Before the New York Jets game, each of the NFL Network analysts predicted the Broncos would lose. The Jets defense was just too good, they said. Not only that, coach Rex Ryan wrote the book on how to stop the read option, which is what Tebow sometimes runs. After the kid led his team 95 yards for the winning score, the talking heads whose predictions were wrong interviewed him. They flatly told him that it was his "will, not skill," that won the game. Tebow ignored their condescending attitudes and replied with good humor and apparent honesty.

In the Broncos game with the Minnesota Vikings, Tebow threw for two touchdown passes, surprising the pundits but not the fans. Denver won 35-32.

Although they deny it, many fans suspect some analysts have a cultural dislike of Tebow. In a league filled with thugs and convicted felons, the young quarterback is quick to proclaim his Christian beliefs. But what really cranks the critics is that he seems to actually try to live by his faith. Jake Plummer, a former Broncos quarterback, took umbrage with Tebow's prayerful pose during football games. "I think that when he accepts the fact that we know that he loves Jesus Christ," Plummer said, "then I think I'll like him a little better." Plummer is the same guy who once pled no contest to groping three women in a bar.

Unlike many who represent the NFL "brand," Tebow is probably not going to get arrested for snorting coke, starting barroom brawls, or shooting himself. While in college, he was never convicted of stealing a laptop or accused of selling his football skills to the highest bidder. The fact is, as Roger Goodell recognizes, many football fans are fed up with the behavior of some NFL players.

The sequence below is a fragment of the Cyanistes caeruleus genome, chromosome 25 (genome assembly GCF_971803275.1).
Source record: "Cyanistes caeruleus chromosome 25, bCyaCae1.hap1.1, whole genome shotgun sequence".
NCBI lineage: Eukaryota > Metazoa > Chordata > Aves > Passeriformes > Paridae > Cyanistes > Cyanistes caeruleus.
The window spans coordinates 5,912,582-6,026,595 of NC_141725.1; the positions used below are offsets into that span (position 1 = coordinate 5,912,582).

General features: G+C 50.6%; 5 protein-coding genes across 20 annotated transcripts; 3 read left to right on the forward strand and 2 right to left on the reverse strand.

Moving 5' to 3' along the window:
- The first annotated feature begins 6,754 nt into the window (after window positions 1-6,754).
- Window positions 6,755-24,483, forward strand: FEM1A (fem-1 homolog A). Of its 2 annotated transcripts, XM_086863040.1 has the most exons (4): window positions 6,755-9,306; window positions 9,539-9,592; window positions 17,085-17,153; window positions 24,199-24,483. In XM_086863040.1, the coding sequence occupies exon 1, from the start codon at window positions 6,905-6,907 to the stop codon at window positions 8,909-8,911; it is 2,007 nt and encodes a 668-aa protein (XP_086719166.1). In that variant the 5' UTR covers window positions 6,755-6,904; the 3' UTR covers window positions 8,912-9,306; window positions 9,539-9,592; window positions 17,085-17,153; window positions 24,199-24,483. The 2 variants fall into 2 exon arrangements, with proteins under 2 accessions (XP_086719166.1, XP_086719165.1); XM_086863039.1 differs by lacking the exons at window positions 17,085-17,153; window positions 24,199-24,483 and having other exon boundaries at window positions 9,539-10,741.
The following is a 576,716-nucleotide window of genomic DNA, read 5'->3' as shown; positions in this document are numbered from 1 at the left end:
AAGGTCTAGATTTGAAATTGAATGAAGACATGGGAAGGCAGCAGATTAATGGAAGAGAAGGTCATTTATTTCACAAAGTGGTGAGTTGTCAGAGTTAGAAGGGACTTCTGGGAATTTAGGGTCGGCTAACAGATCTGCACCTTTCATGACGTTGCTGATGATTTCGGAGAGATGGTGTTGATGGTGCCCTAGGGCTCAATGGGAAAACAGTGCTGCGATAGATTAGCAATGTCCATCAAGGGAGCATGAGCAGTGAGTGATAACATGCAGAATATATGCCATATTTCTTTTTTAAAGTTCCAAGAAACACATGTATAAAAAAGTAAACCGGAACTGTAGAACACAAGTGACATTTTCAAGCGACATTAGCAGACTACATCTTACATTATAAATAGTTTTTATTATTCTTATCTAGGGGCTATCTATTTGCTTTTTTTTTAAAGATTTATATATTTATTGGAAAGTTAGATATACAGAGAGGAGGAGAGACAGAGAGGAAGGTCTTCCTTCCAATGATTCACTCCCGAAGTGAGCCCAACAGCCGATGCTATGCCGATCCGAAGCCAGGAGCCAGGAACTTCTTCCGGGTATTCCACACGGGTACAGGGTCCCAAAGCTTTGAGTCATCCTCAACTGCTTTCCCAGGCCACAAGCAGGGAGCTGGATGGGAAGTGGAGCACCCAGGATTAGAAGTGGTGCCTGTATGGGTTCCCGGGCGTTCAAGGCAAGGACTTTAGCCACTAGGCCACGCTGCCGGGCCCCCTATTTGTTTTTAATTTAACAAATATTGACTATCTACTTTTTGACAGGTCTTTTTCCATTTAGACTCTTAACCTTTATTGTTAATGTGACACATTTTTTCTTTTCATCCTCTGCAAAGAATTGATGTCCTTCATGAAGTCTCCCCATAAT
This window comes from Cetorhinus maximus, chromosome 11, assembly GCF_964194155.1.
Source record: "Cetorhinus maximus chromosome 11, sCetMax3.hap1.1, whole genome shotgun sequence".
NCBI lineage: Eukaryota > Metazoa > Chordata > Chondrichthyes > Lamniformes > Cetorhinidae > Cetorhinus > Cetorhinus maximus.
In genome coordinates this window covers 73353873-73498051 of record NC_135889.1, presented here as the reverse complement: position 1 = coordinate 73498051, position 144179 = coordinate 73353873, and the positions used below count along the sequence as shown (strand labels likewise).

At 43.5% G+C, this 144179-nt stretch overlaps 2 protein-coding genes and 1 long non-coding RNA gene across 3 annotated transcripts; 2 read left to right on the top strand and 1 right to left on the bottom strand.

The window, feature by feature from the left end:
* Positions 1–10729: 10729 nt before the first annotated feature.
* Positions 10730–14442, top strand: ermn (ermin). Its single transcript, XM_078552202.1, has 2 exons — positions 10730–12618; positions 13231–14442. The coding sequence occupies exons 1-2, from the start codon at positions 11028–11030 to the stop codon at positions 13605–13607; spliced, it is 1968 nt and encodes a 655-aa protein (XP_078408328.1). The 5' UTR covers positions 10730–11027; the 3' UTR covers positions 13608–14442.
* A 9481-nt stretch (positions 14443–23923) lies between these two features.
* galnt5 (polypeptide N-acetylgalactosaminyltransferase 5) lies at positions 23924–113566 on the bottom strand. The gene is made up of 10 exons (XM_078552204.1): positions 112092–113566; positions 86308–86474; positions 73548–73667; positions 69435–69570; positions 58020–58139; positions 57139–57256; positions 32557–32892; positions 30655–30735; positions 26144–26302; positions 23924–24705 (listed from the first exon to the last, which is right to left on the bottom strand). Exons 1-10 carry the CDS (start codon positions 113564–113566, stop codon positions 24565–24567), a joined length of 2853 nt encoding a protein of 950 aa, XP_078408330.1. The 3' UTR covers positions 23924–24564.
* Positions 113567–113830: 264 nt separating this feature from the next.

Whether Tim Tebow can continue to be successful at the professional level depends on many factors, including luck, avoiding injury, continuing to improve on his weaknesses, spending his career with an organization that will let him play to his strengths while he “grows” to professional maturity, etc.

But as the analysts critique Tim Tebow, they might do well to remember Steve Young. In his first two years, he compiled dismal stats. On September 21, 1986, in a loss to the Detroit Lions, Bucs quarterback Young completed six passes out of fifteen attempts for only 39 yards.

On October 5, 1986, against the Los Angeles Rams, the future Hall of Famer put up some woeful numbers. In the first half, he completed only two out of seven passes for 19 yards. He ended up connecting on only eight passes for 83 yards.

I have no crystal ball into the future. Tim Tebow may flop like many before him. But in a few years, it wouldn't surprise me to see the unorthodox lefty lead his team to a Super Bowl championship.